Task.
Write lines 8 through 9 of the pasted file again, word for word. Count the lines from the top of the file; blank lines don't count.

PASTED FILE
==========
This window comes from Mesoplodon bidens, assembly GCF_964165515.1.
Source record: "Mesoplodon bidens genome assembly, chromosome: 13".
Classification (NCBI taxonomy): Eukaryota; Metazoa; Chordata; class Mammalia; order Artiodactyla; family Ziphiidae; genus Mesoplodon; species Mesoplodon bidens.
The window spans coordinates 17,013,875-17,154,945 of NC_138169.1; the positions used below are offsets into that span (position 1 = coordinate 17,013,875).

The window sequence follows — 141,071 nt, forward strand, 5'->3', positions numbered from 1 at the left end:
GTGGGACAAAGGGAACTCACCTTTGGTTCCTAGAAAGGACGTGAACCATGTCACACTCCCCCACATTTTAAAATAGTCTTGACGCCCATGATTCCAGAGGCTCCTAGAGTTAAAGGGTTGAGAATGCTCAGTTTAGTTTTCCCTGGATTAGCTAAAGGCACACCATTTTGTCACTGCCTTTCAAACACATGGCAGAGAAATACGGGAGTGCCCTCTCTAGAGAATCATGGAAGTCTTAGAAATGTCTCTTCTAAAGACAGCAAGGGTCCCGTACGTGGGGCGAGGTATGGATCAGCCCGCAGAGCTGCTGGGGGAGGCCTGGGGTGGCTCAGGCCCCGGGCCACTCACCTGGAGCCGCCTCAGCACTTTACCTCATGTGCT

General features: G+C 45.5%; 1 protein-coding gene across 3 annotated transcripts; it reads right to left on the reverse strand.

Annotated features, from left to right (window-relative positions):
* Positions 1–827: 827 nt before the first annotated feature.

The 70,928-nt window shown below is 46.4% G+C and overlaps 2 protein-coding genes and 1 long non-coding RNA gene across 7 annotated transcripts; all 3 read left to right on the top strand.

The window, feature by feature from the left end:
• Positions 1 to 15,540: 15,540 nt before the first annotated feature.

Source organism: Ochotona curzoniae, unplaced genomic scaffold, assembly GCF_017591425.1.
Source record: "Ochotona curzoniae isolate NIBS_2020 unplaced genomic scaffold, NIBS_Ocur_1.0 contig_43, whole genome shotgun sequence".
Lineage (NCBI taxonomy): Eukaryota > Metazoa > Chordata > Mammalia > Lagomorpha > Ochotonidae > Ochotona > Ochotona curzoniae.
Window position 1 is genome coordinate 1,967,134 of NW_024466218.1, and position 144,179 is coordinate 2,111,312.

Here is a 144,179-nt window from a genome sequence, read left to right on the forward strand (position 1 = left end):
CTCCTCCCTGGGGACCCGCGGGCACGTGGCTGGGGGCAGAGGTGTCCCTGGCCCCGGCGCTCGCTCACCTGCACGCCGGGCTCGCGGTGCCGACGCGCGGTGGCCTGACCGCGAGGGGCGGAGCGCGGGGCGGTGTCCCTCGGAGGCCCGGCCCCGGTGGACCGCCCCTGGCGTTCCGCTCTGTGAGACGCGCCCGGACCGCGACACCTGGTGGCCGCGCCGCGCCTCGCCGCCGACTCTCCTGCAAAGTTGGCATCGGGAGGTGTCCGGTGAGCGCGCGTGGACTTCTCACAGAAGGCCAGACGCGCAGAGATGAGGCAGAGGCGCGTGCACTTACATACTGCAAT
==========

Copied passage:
Annotated features, from left to right (window-relative positions):
* Positions 1–827: 827 nt before the first annotated feature.